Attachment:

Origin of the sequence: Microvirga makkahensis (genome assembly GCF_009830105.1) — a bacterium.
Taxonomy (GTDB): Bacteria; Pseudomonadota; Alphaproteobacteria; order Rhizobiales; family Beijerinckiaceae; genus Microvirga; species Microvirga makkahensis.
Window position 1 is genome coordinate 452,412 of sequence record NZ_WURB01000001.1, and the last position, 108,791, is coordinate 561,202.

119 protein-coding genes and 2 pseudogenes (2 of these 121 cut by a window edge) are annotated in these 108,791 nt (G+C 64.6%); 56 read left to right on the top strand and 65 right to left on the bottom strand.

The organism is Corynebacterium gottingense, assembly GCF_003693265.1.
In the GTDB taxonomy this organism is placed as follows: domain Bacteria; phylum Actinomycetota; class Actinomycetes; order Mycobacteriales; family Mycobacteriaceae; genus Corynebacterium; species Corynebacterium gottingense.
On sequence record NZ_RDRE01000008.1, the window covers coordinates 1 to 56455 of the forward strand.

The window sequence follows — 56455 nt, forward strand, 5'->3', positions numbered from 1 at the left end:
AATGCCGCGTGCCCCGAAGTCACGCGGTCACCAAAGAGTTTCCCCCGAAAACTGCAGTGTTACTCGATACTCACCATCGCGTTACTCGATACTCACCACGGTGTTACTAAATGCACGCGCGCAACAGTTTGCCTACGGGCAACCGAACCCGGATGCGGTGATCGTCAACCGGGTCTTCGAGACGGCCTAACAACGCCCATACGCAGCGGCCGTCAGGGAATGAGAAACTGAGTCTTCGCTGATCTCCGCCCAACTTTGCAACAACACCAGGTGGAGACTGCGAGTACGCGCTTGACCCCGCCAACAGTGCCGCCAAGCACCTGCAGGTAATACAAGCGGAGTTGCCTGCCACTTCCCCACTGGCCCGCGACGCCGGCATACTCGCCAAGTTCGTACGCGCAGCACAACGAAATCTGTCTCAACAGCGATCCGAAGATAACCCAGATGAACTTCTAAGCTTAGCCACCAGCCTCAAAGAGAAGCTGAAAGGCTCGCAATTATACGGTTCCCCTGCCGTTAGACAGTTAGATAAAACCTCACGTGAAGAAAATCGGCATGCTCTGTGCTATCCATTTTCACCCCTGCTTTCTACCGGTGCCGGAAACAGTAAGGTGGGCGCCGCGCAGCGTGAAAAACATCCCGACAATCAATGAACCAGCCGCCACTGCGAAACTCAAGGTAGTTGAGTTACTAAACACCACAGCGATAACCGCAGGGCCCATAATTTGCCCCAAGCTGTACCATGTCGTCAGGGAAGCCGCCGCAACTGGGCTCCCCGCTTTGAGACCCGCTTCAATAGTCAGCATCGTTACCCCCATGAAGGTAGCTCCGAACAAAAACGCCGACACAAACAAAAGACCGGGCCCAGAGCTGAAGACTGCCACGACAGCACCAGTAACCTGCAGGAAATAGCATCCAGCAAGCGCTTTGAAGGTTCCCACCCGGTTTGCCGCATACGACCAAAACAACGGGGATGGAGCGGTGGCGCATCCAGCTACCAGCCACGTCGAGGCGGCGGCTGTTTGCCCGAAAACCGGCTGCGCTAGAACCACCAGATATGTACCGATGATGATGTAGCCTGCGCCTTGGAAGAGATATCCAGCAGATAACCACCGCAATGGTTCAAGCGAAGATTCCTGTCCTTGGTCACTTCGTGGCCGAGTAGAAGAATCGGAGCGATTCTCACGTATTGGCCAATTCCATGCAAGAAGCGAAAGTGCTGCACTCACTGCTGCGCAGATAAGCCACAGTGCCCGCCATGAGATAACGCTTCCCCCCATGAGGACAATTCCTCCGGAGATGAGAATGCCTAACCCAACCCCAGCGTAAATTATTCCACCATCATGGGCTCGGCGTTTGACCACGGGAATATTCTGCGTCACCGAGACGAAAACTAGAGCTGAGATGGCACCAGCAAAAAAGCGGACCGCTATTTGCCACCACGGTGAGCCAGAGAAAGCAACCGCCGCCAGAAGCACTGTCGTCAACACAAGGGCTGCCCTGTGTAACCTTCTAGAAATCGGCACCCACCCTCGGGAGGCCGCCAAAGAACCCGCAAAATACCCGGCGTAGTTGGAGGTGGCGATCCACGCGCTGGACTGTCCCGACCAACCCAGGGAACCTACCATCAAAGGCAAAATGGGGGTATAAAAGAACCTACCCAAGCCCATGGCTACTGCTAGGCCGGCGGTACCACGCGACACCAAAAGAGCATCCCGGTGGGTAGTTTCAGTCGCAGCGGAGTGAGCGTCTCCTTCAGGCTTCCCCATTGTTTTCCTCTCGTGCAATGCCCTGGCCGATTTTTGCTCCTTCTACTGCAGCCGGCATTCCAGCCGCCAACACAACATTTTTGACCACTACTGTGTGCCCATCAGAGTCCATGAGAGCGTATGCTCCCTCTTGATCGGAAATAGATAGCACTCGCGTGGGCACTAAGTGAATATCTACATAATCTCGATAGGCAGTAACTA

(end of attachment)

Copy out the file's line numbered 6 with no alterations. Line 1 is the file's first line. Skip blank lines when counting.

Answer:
In the GTDB taxonomy this organism is placed as follows: domain Bacteria; phylum Actinomycetota; class Actinomycetes; order Mycobacteriales; family Mycobacteriaceae; genus Corynebacterium; species Corynebacterium gottingense.